By Ralph Dickerson
When the COVID-19 pandemic struck, Kentucky Governor Andy Beshear postponed the Kentucky primary election to June 23, and allowed residents to vote by absentee ballot in the election.
The deadline to request an absentee ballot by mail passed Monday. Now residents wanting to receive an absentee ballot need to call Hancock County Court Clerk Trina Ogle’s office at 270.927.6117 and request an appointment to pick up a ballot in person. The resident must complete the ballot and mail it back to Ogle’s office, or use the drop box designed for the election. The drop box is located on the second floor of the Hancock County Administration Building, directly across from Ogle’s office. This location allows employees to watch the box to prevent tampering.
Ogle said all mailed ballots would go through a signature match for security reasons before being counted. As normal, there will be a polling location at the clerk’s office for people not able to vote by mail. An appointment must be made to vote on this machine. Voting started on this machine on June 8 and lasts until Election Day on June 23.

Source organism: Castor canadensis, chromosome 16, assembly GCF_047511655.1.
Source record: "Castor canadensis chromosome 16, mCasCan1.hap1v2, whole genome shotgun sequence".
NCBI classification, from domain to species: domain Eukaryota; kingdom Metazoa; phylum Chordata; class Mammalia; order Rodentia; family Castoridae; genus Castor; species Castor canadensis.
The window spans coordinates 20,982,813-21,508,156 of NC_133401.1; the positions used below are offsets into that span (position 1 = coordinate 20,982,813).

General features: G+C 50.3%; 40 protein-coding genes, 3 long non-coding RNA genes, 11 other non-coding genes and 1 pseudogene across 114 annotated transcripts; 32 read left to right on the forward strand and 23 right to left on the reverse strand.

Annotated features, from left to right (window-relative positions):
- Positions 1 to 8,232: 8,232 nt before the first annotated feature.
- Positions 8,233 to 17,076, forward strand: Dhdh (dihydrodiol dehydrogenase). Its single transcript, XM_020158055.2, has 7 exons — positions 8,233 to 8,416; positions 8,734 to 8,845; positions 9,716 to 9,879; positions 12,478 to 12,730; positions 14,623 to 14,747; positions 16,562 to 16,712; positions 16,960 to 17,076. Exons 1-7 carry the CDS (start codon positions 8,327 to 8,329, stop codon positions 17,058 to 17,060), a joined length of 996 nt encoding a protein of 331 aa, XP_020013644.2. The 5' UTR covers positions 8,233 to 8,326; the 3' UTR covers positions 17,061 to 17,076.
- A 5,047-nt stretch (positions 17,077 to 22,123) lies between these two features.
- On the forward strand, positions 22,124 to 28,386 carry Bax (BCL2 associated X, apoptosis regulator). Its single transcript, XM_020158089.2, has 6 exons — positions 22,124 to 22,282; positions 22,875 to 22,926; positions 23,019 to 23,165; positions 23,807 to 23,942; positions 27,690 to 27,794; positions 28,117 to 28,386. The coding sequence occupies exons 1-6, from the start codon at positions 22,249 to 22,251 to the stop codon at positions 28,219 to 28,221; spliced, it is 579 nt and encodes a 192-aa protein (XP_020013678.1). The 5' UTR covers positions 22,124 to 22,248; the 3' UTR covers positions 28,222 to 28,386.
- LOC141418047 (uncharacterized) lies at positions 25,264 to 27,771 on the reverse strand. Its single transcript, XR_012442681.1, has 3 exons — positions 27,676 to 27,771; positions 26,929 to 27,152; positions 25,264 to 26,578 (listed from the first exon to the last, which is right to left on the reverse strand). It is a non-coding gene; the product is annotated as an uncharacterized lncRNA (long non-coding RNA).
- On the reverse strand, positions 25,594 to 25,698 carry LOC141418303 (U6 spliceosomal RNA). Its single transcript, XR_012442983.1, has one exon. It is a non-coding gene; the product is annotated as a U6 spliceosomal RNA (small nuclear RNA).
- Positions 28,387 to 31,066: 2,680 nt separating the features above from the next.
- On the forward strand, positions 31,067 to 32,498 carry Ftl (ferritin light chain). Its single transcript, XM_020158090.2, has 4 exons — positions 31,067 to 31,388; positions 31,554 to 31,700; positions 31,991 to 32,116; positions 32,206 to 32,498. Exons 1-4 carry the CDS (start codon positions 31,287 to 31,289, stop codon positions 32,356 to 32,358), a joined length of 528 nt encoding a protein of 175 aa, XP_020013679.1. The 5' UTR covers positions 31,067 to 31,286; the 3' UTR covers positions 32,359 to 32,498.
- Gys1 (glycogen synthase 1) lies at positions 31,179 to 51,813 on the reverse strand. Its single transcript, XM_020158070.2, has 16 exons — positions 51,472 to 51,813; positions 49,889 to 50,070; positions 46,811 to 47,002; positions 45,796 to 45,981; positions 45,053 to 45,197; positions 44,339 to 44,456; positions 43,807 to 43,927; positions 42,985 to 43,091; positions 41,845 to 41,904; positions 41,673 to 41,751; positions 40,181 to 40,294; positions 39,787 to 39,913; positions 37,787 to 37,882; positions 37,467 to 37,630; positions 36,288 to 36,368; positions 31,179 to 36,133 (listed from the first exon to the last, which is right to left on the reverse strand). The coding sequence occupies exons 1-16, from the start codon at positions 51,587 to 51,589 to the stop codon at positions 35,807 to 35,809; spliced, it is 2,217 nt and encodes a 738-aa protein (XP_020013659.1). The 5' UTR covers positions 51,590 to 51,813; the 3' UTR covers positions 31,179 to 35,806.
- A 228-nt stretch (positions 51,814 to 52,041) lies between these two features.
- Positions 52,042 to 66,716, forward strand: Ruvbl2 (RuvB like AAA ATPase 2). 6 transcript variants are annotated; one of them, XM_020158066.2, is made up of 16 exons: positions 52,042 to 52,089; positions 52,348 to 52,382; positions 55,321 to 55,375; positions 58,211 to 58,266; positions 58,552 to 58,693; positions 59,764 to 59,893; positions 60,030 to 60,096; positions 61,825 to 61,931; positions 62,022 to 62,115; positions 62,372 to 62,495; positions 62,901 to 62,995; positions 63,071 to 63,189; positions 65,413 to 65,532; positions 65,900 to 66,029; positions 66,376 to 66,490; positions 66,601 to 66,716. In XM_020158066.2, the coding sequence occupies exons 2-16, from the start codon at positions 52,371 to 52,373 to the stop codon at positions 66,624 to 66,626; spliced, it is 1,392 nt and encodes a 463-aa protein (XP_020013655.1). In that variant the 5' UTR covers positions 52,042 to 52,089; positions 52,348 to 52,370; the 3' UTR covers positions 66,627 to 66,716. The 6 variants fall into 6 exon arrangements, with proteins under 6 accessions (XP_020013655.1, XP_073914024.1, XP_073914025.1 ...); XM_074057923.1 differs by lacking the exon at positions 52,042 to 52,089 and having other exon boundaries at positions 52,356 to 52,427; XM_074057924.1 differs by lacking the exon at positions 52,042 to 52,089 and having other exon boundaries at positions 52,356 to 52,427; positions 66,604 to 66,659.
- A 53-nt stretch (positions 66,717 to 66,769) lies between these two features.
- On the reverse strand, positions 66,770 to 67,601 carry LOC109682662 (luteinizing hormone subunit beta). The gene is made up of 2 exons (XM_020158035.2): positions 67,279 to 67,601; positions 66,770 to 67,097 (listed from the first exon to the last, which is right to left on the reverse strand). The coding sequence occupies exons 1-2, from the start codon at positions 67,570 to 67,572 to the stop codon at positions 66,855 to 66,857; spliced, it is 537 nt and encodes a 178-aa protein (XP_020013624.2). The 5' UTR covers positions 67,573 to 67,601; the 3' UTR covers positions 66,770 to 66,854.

In the Republican primary election, President Trump runs unopposed in the race for President. Seven candidates filed to run against incumbent U.S. Senator Mitch McConnell. Running against McConnell is Wendell K. Crow, Paul John Frangedakis, Louis Grider, Naren James, Kenneth Lowndes, C. Wesley Morgan and Nicholas Alsager. Kathleen L. Free filed to run against Second U.S Congressional District Representative S. Brett Guthrie.
In the Democrat primary, the race for president contains 11 Democrats on the ballot, but all of them except Joe Biden have since withdrawn from the race.
Candidates for U.S. Senator include Charles Booker, Mike Broihier, Maggie Jo Hilliard, Andrew J. Maynard, Amy McGrath, Eric Rothmuller, John R. Sharpensteen, Bennie J. Smith, Mary Ann Tobin and Jimmy C. Ausbrooks.